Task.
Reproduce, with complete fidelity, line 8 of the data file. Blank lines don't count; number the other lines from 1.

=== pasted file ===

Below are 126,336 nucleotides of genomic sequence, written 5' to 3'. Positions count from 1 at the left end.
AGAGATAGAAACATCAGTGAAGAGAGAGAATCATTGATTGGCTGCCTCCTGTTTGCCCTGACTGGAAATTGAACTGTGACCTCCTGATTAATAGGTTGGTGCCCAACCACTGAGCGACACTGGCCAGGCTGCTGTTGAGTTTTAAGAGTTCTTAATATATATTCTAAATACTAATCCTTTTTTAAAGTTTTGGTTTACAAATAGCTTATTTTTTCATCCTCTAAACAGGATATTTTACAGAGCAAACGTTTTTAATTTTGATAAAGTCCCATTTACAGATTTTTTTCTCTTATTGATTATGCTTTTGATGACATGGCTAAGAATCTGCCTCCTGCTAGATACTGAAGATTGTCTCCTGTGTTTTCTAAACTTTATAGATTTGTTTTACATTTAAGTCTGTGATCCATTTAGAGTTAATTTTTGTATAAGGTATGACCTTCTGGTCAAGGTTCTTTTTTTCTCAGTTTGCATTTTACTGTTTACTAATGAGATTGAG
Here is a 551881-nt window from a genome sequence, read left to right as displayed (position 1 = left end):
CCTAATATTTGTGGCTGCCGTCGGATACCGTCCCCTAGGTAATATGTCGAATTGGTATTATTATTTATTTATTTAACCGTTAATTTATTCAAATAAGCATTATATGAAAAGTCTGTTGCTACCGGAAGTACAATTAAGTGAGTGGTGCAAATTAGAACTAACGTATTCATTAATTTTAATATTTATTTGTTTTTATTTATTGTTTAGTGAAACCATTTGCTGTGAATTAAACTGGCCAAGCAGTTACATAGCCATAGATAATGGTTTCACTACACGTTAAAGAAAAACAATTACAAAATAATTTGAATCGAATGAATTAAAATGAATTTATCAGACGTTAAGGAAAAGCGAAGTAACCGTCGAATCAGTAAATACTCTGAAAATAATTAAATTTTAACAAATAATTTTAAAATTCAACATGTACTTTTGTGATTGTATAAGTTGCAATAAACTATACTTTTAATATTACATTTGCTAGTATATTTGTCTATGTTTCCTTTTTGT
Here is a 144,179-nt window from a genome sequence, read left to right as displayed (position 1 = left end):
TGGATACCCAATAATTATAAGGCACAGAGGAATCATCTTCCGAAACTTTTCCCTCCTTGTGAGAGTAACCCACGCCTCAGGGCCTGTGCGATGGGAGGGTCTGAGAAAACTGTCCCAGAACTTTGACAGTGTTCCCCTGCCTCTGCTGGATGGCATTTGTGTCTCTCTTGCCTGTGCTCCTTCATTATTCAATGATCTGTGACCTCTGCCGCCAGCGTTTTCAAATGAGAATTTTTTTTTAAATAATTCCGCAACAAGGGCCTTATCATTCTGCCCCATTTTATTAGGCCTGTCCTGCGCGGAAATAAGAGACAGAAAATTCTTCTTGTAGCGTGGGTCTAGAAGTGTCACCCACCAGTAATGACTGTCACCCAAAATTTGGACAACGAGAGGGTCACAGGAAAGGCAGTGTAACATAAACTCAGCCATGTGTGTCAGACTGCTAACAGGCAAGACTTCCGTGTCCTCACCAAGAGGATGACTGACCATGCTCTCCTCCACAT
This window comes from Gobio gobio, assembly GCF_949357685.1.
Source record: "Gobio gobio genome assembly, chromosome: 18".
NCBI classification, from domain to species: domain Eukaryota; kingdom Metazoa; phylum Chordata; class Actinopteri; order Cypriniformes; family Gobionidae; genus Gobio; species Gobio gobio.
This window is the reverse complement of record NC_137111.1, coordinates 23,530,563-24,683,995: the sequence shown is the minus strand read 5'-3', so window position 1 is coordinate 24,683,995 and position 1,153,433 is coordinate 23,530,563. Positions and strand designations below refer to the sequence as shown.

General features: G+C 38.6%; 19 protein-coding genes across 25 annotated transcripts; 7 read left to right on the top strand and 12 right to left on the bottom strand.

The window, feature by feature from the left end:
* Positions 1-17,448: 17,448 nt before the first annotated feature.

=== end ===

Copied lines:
Source record: "Gobio gobio genome assembly, chromosome: 18".